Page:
In the end, Nolan got elegant images that advance the story. Thorne got a movie that teaches a mass audience some real, accurate science. But he also got something he didn’t expect: a scientific discovery.
MORE: Wrinkles in Spacetime: The Warped Astrophysics of Interstellar
Einstein presented his theory of relativity in 1916, but for an entire century nobody could find physical proof of black holes. In 2016, scientists finally detected gravitational waves that emitted from 2 black holes colliding, proving that such things not only exist, but that Einstein was right all along. Source
The simplest kind of black hole is a Schwarzschild black hole, which has mass yet no electric charge or spin. This black hole geometry was discovered by Karl Schwarzschild in 1915, shortly after Einstein presented his final theory of General Relativity. The gifs above are created from a simulation depicting what you would theoretically see if you traveled towards a black hole, against a panorama of our Milky Way.
First of all, as you approach, you clearly see gravitational lensing taking place, with the black hole bending light around it. It appears to ‘repel’ the Milky Way radially, which then stretches the image transversely. The sections closer to the black hole experience greater 'repulsion’, so the image appears to be compressed radially.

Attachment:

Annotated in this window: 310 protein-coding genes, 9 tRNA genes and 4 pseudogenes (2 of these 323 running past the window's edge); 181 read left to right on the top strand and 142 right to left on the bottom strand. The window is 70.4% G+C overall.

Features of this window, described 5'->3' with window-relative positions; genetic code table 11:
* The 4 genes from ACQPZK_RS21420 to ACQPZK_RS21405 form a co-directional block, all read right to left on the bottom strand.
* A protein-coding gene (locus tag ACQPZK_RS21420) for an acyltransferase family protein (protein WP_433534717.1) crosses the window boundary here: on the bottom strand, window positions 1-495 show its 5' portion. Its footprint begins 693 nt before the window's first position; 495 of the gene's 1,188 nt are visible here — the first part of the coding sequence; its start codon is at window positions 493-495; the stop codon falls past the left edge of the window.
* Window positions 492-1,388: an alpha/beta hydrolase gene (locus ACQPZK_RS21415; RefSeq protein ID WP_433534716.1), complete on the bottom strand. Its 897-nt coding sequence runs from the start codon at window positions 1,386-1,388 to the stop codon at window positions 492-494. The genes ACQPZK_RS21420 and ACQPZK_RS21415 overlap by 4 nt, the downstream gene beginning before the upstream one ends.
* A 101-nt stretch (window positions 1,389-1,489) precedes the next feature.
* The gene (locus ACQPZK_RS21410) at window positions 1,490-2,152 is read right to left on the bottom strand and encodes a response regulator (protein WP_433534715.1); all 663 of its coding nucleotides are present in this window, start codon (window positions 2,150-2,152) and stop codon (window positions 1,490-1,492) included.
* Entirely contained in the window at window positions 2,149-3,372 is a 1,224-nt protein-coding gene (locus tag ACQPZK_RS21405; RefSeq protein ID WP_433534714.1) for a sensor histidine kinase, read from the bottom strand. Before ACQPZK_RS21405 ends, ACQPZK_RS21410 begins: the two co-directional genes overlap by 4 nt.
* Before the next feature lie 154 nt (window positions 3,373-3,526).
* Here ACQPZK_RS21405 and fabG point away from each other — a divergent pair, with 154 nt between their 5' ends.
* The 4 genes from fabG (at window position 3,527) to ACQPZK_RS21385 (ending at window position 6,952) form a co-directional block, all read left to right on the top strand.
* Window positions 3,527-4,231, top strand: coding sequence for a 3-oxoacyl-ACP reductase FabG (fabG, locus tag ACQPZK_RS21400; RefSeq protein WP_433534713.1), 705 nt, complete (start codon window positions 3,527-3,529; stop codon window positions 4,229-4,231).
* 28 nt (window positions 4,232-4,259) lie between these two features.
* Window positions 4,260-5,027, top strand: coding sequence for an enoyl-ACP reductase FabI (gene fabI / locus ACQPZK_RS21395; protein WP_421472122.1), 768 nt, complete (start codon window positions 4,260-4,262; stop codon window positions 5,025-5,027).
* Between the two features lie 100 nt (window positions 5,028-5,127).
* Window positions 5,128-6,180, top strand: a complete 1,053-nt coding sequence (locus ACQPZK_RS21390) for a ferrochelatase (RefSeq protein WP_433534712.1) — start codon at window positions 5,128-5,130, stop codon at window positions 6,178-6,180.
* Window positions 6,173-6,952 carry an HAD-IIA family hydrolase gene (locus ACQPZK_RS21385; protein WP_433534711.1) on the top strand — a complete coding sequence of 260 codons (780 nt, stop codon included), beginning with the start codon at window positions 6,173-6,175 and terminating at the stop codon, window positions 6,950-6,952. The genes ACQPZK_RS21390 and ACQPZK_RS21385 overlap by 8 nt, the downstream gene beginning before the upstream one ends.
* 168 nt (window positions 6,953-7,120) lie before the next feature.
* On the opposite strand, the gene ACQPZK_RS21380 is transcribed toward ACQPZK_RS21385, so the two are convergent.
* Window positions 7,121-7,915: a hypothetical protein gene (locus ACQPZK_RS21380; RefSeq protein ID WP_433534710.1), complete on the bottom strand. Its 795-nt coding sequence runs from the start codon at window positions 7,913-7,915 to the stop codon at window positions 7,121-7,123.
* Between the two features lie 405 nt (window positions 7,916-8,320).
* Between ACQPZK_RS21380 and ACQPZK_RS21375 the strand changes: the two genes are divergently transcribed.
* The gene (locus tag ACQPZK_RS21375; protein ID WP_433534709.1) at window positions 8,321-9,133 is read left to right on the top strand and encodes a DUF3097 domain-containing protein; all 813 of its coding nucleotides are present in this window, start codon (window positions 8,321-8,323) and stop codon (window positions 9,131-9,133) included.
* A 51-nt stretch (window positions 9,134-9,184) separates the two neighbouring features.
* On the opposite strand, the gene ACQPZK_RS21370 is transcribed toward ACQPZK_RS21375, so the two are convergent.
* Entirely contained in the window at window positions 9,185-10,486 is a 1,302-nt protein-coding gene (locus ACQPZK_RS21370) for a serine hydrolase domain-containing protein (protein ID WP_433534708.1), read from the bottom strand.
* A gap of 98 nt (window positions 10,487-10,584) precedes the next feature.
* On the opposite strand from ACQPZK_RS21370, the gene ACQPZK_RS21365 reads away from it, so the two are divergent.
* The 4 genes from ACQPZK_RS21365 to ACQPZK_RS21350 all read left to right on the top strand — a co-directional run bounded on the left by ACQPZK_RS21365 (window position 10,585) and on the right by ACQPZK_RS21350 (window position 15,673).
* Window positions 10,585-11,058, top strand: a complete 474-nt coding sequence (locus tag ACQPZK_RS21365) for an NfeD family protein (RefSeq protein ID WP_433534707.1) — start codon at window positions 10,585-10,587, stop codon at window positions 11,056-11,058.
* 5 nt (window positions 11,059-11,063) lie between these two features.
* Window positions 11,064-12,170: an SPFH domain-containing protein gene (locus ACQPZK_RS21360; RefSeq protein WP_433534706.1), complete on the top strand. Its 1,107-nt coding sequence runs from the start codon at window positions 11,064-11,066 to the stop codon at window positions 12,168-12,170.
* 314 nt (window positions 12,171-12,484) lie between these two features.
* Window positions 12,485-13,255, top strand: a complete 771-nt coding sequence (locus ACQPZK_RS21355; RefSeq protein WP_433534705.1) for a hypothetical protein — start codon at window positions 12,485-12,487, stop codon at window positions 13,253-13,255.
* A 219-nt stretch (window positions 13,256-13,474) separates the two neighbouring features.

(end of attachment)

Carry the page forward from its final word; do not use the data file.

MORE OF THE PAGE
You then take note of the Einstein Ring seen around the black hole, occurring because of the bright objects lying directly behind it. Due to the aforementioned gravitational lensing, the light from these bright objects is bent around the black hole and forms this ring.
Fortunately (or maybe unfortunately), as you get closer, the trajectory of your journey does not have enough angular momentum to go into an unstable circular orbit. If you had slightly more, you would find yourself orbiting this black hole, which would, in fact, make for a fairly nice view. However, you carry on travelling towards the center.
Next, you swiftly pass through the photon sphere,where light rays can orbit the black hole in unstable circular orbits. However, you do not see anything of particular interest, but are more concerned with your forthcoming fall through the horizon.